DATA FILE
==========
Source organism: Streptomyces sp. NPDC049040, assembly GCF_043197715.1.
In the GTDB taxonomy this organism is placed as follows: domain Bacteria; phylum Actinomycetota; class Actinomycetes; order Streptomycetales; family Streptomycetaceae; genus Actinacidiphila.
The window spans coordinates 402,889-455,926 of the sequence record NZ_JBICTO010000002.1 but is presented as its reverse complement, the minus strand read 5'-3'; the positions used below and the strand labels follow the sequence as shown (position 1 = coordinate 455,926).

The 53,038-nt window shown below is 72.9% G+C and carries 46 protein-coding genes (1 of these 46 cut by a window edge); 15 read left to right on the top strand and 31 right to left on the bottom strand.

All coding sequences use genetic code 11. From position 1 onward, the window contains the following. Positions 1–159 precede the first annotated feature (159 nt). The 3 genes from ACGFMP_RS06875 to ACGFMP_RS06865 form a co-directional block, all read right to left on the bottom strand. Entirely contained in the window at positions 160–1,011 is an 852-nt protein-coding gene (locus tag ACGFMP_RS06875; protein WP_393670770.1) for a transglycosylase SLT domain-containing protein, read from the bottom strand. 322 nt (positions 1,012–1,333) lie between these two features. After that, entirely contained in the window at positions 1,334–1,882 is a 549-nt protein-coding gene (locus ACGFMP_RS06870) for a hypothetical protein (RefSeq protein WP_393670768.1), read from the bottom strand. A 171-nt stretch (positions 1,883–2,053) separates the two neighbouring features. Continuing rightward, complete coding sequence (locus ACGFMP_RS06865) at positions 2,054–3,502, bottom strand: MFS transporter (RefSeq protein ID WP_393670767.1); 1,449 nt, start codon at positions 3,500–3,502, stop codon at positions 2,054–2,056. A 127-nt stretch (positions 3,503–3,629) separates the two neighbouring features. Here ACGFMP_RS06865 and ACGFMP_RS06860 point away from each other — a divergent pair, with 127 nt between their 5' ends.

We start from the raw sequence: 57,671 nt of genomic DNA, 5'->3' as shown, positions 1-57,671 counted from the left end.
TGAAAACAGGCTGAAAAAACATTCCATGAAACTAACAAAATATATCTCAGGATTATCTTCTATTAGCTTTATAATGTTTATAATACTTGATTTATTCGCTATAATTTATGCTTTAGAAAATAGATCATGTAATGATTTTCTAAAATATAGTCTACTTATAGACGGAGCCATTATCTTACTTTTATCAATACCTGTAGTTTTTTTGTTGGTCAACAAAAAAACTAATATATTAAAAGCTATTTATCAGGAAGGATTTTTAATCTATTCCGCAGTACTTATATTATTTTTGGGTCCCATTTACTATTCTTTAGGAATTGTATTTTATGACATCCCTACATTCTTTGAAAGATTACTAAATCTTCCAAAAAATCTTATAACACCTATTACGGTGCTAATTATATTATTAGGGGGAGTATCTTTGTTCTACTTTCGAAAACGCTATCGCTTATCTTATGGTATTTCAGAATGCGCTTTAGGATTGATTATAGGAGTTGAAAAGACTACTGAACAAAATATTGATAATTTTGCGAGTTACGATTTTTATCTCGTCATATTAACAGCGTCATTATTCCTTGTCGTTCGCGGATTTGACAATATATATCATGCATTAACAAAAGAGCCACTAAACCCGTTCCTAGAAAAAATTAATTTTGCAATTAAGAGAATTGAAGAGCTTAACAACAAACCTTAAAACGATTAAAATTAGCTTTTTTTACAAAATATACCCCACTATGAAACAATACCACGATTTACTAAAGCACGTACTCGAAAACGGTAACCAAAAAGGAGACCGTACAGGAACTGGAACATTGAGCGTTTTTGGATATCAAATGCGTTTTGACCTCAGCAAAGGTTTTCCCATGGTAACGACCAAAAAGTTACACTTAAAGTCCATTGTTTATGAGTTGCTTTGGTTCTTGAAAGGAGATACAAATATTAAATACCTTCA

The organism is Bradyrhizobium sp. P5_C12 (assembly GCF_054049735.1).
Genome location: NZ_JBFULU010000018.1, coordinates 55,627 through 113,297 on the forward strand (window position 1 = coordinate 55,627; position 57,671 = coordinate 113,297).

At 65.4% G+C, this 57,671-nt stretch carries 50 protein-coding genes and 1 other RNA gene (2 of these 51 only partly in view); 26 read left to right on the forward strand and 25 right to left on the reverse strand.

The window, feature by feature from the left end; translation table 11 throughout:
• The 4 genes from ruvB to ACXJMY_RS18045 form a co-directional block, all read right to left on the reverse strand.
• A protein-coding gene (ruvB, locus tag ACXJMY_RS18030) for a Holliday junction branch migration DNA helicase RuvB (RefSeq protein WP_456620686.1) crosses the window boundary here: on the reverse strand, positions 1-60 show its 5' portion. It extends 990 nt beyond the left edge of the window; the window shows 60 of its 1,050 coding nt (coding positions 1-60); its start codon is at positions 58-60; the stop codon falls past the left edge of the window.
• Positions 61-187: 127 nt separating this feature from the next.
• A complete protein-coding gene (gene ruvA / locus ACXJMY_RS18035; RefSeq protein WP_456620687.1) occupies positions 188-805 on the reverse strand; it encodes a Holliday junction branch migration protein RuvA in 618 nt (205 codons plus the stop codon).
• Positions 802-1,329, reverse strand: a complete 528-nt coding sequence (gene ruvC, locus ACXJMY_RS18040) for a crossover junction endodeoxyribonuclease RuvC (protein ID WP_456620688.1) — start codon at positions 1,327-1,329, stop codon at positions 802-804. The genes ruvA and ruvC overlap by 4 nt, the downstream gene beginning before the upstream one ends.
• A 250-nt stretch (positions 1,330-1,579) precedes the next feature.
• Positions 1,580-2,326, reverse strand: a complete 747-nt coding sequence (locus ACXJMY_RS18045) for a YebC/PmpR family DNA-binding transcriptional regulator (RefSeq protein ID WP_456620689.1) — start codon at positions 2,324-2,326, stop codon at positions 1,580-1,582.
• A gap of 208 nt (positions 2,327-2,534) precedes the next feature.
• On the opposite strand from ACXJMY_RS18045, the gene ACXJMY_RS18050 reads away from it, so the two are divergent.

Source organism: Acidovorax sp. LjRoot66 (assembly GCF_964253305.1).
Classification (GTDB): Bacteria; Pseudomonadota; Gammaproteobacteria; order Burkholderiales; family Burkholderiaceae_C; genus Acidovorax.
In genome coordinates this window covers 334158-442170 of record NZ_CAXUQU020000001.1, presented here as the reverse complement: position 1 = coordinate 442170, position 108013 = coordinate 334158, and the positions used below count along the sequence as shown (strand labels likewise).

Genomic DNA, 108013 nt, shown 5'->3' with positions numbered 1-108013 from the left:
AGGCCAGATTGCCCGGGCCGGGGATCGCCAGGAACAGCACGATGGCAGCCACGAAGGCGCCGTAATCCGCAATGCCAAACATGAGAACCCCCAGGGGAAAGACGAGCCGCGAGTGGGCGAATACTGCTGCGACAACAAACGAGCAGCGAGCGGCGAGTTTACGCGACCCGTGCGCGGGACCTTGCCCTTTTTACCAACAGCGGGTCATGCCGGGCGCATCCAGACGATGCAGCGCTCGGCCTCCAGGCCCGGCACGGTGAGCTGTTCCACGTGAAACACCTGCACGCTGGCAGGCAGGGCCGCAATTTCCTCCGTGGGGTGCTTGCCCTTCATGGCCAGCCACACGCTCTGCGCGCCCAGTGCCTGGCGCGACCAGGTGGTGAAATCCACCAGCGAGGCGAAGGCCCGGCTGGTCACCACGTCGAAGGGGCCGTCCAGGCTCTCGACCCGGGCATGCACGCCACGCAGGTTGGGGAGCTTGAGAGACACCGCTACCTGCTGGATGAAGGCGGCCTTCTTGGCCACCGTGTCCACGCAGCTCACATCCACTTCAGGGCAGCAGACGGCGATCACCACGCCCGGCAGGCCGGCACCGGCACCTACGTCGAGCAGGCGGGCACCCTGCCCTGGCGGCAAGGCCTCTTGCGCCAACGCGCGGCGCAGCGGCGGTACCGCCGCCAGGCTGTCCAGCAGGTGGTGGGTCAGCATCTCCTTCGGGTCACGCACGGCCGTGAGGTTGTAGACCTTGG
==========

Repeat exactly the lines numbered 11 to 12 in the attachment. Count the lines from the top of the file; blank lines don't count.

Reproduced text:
The window, feature by feature from the left end; translation table 11 throughout:
• The 4 genes from ruvB to ACXJMY_RS18045 form a co-directional block, all read right to left on the reverse strand.